Explanation: When there is no agreement on fees for this tax season

My professional practice is based on the principle of providing high value low cost services to working class clients. Most all of my clients have household incomes under $1 million and consider themselves “working class”. As a result, most of my fees tend to fall range of 1% to 2% of a client’s gross annual income. This is generally considered to be at the low level of the fees for independent CPA firms. My fee schedule and engagement agreement are available online at https://SouthJersey.CPA.

Normally we agree to a fee for service in advance in writing. That is the ideal, logical, and sound way to do business.

But this current tax season makes it almost impossible to follow that sound business policy. I am often unable to forecast the amount of work it will take to file a tax return, or alternately, my estimate is far off the mark. A substantial number of returns are rejected and even more receive automated adjustments. Additionally, the large increase in new client requests makes it difficult to find the time to even attempt to do estimates.

As a result – for this tax season only – when a pre-agreed fee is not in place, my accounting system will simply bill all services at the minimum annual client fee of $1,200 even if that amount is too much for the tax service provided. This is based on the amount that I pay to support each client (total overhead cost divided by total number of clients) but it higher than prevailing market price for many tax return preparation services.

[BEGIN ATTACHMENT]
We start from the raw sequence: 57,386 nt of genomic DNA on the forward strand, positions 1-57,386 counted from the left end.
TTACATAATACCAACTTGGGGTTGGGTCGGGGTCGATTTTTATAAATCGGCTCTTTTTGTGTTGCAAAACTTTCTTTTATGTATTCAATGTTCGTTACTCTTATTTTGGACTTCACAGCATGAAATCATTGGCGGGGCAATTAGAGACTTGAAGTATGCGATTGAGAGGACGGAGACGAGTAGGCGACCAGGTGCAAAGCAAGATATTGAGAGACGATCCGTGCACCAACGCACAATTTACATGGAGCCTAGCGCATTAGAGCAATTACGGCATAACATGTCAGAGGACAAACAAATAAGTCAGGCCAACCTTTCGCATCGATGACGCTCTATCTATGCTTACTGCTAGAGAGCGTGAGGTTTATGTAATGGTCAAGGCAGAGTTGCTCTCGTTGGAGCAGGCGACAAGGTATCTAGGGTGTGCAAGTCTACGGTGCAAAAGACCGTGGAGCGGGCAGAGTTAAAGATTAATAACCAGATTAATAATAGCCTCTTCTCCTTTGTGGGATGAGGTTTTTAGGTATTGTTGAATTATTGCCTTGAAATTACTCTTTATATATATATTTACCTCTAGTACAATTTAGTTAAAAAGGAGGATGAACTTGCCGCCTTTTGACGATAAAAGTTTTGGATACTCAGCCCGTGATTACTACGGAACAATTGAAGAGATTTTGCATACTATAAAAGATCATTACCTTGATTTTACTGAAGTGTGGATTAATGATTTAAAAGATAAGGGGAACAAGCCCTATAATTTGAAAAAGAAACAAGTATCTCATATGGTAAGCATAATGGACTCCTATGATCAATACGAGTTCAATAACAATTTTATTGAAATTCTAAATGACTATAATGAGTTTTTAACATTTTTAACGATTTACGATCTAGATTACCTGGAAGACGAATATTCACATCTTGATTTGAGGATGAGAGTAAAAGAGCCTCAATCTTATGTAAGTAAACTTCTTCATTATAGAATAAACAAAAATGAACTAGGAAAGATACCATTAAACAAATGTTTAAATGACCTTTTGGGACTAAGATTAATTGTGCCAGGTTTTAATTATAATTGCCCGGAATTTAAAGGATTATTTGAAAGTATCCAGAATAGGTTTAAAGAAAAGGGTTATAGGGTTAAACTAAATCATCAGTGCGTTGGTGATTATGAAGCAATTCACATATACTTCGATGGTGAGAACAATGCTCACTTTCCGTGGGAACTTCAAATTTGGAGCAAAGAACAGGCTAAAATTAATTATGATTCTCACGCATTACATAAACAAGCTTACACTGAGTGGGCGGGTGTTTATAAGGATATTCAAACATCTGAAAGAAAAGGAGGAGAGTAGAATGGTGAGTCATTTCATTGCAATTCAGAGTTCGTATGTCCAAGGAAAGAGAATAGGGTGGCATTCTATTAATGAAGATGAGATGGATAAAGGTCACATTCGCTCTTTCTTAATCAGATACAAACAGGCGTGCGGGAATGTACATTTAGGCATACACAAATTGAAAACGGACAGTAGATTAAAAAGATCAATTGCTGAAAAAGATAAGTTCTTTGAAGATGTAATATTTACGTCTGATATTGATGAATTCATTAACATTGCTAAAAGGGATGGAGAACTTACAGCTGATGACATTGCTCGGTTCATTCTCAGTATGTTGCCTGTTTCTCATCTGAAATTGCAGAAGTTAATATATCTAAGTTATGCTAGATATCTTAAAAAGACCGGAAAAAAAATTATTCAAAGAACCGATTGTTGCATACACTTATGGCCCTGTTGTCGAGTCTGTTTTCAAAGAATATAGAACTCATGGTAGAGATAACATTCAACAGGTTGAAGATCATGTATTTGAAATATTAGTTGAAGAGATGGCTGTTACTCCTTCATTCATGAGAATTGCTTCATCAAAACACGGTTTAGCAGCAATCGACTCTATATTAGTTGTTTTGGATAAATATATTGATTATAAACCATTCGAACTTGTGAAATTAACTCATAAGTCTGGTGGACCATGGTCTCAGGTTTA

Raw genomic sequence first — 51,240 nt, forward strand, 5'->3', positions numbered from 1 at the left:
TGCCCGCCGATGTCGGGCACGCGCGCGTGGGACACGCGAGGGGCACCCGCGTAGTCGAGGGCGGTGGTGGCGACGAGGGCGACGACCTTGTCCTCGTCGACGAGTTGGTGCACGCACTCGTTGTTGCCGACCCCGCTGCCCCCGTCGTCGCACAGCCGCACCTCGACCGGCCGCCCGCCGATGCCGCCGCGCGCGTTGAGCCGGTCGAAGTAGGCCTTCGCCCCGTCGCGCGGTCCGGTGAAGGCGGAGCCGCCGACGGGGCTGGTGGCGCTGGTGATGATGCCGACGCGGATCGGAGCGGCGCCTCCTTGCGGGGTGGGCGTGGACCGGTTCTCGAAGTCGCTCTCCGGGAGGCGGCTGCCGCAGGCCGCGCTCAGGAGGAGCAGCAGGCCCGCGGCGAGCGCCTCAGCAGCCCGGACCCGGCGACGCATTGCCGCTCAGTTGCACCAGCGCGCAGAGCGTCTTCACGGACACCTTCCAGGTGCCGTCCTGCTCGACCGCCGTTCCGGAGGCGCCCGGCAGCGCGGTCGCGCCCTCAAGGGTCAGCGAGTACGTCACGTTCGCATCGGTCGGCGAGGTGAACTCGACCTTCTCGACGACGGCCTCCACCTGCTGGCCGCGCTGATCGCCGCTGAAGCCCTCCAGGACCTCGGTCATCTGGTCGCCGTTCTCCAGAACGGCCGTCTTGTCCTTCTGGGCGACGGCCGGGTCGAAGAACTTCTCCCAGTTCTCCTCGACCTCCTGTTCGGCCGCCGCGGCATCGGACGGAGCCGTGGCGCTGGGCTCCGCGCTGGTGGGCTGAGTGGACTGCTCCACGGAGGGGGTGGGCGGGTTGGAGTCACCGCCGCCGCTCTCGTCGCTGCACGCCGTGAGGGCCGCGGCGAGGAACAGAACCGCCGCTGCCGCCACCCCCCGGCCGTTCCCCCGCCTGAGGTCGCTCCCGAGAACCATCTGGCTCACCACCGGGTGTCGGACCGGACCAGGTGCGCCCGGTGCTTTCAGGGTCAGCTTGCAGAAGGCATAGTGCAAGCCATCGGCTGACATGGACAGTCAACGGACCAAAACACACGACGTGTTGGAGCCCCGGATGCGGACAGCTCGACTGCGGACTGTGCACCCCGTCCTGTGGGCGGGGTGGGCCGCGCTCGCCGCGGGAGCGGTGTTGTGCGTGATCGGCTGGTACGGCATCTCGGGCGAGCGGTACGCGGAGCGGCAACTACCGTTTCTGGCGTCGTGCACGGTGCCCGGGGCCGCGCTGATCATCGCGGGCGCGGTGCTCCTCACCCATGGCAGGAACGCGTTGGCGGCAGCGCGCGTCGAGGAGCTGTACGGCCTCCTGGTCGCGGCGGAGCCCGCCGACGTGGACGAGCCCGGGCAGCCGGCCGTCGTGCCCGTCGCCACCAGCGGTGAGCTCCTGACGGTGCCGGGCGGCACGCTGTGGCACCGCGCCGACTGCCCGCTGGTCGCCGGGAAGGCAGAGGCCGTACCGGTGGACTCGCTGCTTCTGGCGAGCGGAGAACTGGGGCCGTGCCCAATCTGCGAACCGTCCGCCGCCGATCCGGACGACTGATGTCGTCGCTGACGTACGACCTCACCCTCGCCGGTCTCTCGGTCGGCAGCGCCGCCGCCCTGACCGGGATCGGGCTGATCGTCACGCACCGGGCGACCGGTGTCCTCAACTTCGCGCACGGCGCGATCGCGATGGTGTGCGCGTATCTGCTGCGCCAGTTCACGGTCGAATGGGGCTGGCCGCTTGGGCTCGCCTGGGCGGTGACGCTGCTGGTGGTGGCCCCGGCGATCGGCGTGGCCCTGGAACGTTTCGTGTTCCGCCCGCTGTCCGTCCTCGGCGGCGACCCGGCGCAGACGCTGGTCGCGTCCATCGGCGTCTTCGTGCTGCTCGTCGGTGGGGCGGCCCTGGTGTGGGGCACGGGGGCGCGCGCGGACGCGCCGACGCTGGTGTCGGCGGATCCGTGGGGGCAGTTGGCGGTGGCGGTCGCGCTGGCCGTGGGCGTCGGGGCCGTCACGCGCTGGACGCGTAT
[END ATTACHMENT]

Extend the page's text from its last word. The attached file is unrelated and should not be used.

In this case, you may pay any amount on the invoice and it will be marked “paid in full”. The risk of this system is entirely on me.

After tax season I will return to address these situations. We may:

  • agree to add other financial coaching, support and advisory services so that the value to you is more than the $1,200.
  • agree to find another provider who can offer only tax preparation service for less than $1,200.
  • decline to provide additional service after the conclusion of this tax filing engagement.

But again, this risk is entirely on me.